(A nifty compilation of The Simpsons in German)
Learning a language is hard, especially when your native language is English. English is pretty much the lingua franca of the world, and it’s the language of international business, so in many ways it’s easier to be an English speaker abroad than someone with a different mother tongue, but it also means that you’ll meet a lot of people who will speak English to you, and you may even conduct much of your daily life in English (such as work, university, etc). This is especially true if you’re in a major city, though it’s more true for some than others (some cultures are more resistant to English). Still, I hold that if you live somewhere, you should learn the language. It helps you feel just that much less like a “foreigner” and helps you make the place home. It’s also very practical. Even if you’re in a city where people speak a lot of English, it can make things like banking and dealing with bureaucracy a bit easier (I say a bit, because dealing with bureaucracy is never easy, even in your native language). In Berlin (and I’m assuming other cities as well), people will often answer you in English when you’re trying to speak German, especially when you’re just starting out, but don’t let that discourage you. Learning a language when you’re an English speaker just involves a bit of persistence. Sometimes, it also helps if you think outside the box. That’s why I’ve put together this list of various things I found helpful when I learned German. Many of my resources will be Germany-specific (because that’s where I live), but you can probably find equivalents in your country. The tips are applicable to most places.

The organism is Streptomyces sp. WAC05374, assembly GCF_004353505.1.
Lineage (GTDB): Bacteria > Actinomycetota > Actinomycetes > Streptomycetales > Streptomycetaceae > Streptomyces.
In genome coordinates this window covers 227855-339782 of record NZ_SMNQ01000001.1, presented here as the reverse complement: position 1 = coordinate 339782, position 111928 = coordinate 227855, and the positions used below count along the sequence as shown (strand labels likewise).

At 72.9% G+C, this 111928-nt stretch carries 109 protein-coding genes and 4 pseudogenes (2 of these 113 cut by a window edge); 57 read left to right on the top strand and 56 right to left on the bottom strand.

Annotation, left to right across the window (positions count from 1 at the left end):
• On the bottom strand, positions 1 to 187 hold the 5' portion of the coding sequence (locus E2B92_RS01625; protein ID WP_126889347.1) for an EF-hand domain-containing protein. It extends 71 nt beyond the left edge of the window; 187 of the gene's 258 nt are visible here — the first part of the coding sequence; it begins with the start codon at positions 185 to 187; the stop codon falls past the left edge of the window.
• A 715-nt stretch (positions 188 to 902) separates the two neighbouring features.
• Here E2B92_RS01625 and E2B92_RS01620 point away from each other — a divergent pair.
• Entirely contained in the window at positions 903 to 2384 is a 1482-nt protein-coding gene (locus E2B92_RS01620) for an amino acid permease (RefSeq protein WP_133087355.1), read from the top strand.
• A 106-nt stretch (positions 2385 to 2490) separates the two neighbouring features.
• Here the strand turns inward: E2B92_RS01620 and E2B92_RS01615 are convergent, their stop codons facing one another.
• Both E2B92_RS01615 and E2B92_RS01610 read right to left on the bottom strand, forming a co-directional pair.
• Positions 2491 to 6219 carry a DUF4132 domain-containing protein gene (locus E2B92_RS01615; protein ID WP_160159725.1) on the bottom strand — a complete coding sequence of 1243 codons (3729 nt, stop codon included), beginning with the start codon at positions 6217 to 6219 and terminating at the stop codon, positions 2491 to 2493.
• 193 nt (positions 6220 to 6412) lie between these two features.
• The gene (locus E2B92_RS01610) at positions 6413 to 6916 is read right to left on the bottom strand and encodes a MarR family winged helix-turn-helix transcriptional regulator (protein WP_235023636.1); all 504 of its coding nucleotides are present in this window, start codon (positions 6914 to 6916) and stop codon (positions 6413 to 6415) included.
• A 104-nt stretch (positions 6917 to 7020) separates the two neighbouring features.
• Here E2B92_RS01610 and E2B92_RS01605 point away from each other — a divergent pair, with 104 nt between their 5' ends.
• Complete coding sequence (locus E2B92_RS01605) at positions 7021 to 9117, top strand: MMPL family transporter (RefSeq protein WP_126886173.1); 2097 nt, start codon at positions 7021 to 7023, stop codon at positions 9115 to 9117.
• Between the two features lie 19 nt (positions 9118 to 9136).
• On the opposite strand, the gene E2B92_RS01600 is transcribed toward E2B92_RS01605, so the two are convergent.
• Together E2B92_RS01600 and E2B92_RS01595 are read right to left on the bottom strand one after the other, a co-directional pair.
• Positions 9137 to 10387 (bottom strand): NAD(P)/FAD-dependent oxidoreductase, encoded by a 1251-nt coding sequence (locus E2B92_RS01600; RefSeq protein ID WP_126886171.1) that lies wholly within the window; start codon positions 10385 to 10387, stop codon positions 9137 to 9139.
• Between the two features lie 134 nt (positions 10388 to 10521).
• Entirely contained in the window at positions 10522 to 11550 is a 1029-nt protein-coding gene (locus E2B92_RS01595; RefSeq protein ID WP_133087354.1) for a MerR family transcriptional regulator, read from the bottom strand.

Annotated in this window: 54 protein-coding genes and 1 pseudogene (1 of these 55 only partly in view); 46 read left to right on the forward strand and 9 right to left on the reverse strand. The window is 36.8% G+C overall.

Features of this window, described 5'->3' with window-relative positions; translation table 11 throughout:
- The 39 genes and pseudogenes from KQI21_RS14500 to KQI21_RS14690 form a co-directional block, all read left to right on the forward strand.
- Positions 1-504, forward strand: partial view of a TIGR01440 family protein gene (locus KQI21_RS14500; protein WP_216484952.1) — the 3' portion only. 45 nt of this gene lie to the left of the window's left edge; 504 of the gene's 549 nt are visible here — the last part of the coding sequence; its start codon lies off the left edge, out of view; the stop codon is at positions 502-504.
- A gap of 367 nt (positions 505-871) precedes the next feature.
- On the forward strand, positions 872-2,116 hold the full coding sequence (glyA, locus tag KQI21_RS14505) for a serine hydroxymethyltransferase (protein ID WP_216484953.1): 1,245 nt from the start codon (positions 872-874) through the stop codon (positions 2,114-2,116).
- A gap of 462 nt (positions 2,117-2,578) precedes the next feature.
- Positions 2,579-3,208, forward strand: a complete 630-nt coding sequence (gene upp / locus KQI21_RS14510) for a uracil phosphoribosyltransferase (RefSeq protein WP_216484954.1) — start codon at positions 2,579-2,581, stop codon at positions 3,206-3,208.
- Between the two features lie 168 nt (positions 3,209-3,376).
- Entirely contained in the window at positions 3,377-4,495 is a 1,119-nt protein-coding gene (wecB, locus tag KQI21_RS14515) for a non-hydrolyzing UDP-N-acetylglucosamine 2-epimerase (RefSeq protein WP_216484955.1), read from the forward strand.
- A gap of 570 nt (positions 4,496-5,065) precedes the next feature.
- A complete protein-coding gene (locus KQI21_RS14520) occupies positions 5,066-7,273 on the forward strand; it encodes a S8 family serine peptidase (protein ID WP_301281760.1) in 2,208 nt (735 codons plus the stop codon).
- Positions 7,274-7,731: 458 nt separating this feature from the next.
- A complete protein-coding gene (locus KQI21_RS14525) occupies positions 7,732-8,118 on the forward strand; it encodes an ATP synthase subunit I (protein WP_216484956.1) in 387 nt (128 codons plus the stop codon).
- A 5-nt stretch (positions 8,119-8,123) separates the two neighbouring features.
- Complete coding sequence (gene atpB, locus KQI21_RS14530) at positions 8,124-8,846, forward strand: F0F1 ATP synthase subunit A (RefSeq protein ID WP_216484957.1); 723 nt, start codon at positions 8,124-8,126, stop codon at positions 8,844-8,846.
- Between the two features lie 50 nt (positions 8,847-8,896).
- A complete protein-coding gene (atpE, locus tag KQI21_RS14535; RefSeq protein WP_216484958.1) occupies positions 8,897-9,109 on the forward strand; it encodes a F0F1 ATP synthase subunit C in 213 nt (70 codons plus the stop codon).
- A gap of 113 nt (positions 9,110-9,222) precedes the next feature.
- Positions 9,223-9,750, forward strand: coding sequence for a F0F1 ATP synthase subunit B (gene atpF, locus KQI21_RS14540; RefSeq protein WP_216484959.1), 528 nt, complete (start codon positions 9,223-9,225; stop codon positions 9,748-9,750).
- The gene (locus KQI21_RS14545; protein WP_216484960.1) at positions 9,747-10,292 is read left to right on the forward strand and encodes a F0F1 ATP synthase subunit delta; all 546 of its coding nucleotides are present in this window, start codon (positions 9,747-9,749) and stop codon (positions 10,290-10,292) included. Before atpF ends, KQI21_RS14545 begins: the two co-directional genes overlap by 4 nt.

1) Watch television. German television is notoriously awful (at least for a developed country), but watching it will do you favours. When I recommend this to people, I often get a response like “but I just don’t know enough German to understand anything.” I get that, but I don’t think it should let it stop you. When I moved here, I spoke very little German. I’d learned the bare basics in a first year university class and I’d grown up hearing it here and there (but don’t think I grew up speaking German, because I did not!) When I first started watching television here, I didn’t understand much, but it’s amazing how it helps you pick stuff up. You get used to the speed of how people talk, and a sense of inflection. I recommend starting small. I used to watch the Simpsons (which runs on ProSieben daily at around 6 pm) quite often, because I’d seen most episodes multiple times in English, so I could get a sense of what they were saying and follow the plot. After a while, I started watching Galileo, the show that runs after the Simpsons. I found it interesting because it’s an info-based show, so I learned a lot of vocabulary, as well as a lot of things about life and culture in Germany. TV in Germany isn’t as good as TV in the UK and the US, but once you get over dubbing, you can enjoy it and learn a lot by checking out your favourite shows in German (especially since they air so late here, so you’ll likely have seen it in English already). You may even find yourself checking out some of the documentaries they often air (which can be decent) or reality TV (which can be strangely addictive). Once, when I was in the hospital for a week after getting my tonsils removed, I watched a lot of Frauentausch. I kind of enjoyed it.